We all experience stress from time to time. But, did you know that stress is contagious? Just watching someone else in a stressful situation will increase your level of stress hormones too! I found some interesting, and unusual, triggers for stress. For example, your expectations of a situation and your ability to manage stress. So, if a situation does not go as planned and you really become stressed about it, it is made worse by your inability to manage your own stress! Knowing your triggers, being prepared and having a plan B all help here! Trying to multi-task your way out of it won’t help either. The more you try to take on, the more your brain is whizzing around and you don’t actually achieve anything – making you more stressed!
Happy events are stressful too
Even ‘good’ or ‘happy’ events can leave us feeling stressed, exhausted and frazzled. Watching your favourite team compete has long been known to up the stress levels. If they lose, this can affect your immune system in a negative way too.
Christmas is always a flash point for stress. Lots of people crammed into the same small space for a few hours, throw in some alcohol and there is bound to be a row about something which happened decades ago.
Having people around to your home will also raise your stress levels too, even when you like them. This is an invasion of your inner sanctum and refuge from the world. Having others ‘invade’ this space can make you feel a little jumpy.
You can detach yourself from the stress
This does take a bit of practise, but not too much. When you are in a stressful situation ask yourself a few simple questions to help gain perspective
1) Is anyone in danger or dying or loosing limb or serious injury?
2) Is this your job to sort out?
3) Will you remember this next month? Is it that important that you need to worry about it?
4) Can it wait? Often delaying doing something stressful allows your subconscious to sort out the problem for you, saving you from the worry if it right now.
5) Is there somewhere you can go, for just a moment, to be quiet and alone? If not physically, then in your own imagination. Try to find something to stare at or focus, really look at the intricate details. This will absorb your brain and again, let your subconscious start to work out the answer for you.
Sleep on it
Two things here, if you don’t sleep well you will be more prone to stress as your brain stops working! You will experience stress more often and at a deeper, more intense level. It is so important that you get a good sleep routine going, go to bed at the same time and set the alarm for the same time every day. This will help your own inner clock to regulate itself.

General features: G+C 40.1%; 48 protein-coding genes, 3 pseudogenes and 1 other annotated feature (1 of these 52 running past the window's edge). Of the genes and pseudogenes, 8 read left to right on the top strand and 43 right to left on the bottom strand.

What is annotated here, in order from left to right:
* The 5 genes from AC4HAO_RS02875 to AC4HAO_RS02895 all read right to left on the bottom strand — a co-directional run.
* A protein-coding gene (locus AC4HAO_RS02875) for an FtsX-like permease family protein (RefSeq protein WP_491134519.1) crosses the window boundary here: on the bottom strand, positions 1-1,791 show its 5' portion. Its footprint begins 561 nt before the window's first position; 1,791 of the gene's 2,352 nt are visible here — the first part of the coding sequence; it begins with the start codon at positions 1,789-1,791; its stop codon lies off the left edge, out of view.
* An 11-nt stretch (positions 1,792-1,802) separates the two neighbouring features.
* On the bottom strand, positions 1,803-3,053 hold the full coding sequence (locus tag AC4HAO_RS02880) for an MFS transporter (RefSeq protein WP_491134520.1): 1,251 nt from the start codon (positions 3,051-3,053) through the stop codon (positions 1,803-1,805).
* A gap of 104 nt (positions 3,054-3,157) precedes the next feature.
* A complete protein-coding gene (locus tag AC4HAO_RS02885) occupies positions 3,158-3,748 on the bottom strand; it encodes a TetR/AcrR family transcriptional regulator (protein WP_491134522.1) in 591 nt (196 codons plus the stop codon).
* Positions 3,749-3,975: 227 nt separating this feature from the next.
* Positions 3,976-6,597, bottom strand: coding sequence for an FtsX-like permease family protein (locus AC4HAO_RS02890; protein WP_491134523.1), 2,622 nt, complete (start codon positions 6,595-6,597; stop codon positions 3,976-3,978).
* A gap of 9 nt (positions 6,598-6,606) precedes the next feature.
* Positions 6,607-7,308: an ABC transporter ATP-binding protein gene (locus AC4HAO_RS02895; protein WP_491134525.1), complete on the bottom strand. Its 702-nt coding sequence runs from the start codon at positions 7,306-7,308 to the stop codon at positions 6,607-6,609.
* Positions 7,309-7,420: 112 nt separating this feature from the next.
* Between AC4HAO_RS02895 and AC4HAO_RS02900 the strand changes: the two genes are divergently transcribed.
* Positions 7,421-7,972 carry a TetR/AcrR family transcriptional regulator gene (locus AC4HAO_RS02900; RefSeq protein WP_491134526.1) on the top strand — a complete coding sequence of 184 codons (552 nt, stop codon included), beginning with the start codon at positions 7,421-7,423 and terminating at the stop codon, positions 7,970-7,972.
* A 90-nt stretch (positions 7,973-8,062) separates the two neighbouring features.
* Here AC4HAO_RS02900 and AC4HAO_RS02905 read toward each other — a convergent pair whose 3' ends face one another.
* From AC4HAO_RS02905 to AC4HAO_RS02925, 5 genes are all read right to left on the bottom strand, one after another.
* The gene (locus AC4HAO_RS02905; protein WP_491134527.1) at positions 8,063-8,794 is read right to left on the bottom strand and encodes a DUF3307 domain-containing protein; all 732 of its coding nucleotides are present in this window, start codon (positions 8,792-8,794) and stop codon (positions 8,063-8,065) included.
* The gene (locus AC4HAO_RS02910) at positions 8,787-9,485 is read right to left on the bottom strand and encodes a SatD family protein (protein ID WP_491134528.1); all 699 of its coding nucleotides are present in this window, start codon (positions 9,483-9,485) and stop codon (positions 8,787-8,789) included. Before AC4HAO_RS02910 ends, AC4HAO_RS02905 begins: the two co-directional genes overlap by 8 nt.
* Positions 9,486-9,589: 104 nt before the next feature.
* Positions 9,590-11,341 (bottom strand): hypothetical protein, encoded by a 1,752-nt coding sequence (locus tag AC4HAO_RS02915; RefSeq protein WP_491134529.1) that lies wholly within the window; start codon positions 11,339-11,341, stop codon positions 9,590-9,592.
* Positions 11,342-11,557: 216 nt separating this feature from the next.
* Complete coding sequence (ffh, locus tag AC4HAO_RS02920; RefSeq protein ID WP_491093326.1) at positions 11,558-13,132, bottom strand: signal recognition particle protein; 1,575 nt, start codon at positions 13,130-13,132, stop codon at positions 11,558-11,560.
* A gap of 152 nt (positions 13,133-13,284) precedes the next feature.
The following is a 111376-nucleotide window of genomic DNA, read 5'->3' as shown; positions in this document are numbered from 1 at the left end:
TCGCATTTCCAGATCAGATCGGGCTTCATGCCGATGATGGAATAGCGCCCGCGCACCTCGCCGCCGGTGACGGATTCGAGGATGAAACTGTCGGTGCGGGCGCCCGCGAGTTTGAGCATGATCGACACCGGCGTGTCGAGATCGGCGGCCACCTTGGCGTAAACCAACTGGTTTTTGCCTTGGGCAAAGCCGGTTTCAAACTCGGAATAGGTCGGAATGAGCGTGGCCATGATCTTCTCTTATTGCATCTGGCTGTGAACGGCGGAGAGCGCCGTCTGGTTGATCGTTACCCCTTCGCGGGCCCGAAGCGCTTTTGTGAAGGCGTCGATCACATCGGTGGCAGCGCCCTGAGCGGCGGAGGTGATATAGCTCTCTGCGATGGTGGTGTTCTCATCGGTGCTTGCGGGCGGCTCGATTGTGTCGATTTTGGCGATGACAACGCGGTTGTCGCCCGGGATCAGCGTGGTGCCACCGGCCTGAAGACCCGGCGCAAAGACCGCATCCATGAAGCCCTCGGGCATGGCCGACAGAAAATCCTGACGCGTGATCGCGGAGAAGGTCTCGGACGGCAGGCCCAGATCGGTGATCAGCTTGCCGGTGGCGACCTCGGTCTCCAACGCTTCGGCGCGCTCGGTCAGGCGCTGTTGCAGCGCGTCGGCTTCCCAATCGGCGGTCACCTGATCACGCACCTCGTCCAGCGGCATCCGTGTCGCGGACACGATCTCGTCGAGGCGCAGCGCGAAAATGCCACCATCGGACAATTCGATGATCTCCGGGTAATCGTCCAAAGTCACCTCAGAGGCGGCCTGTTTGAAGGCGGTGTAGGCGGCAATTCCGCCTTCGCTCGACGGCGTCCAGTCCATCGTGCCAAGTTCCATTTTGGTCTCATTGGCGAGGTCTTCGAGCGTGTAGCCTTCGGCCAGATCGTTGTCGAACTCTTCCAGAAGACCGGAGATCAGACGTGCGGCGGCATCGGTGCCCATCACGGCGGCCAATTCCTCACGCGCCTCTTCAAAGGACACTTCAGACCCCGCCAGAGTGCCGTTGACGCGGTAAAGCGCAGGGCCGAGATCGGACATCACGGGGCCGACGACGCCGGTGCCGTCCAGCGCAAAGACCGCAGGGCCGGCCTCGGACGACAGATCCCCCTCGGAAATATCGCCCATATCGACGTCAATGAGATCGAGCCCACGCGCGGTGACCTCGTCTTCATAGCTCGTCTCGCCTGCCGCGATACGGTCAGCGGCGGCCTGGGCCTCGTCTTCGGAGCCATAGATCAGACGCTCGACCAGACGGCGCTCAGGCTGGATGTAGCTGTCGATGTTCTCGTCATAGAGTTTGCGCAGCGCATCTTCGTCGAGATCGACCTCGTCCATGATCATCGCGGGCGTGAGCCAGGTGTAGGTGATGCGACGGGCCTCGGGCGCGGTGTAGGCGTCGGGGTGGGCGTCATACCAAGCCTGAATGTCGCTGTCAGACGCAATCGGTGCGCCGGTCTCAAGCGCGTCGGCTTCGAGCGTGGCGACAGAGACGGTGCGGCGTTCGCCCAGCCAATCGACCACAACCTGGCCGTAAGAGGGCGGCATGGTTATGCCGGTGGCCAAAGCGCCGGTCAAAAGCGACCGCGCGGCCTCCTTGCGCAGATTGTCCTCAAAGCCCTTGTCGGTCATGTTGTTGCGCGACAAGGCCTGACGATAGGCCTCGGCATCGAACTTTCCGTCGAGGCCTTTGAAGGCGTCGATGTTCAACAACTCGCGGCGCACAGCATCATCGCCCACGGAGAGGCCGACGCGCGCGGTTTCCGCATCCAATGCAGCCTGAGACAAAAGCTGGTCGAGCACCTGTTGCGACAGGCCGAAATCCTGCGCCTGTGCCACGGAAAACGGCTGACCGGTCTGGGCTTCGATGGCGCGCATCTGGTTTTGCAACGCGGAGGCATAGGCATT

Cut down on the caffeine and alcohol, go for a brisk walk a couple of times a week, or just up your level of exercise a little. Try to avoid using screen an hour before going to bed. We have written about this is some of our previous blogs, so if you need more help just scroll back.
If you have a problem and the answer is not obvious, sleep on it. This will allow your subconscious to work out a solution for you. during the first few sleep cycles your brain can be pessimistic in its problem-solving solutions, but as you have more sleep cycles and your subconscious replays the scenario a few times, the brain become more optimistic. The really great thing is that you won’t even know this is going on until, maybe, the last sleep cycle when you are more likely to remember your dreams. Even if you don’t, the answer will come to you at some point during the next day or two.
Stop your mind stressing
If the questions above work for you, but you also need something a little more robust, then try Tai Chi (meditation in motion) or Mindfulness meditation. Both have been found to help with problem solving, lowering overall stress levels, helping with sleep problems, reduce negative emotions, increase self-awareness and allowing you to develop a sense of detachment from stressful people and situations.
They also have the side effect of making you more flexibly, increasing your muscle tone and balance and boosting circulation and concentration and memory.
If you respond to stress by: becoming depressed or withdrawn
Try: A stimulating relaxation technique like rhythmic exercise e.g. the 7 Chi Circulation Exercises we teach in our classes and on DVD.
If you respond to stress by: becoming agitated
Try: A calming relaxation technique such as Qi Gong deep breathing again taught in our classes.
If you respond to stress by: Freezing up externally while speeding up internally
Try: A reboot relaxation technique like power yoga or the Tai Chi Form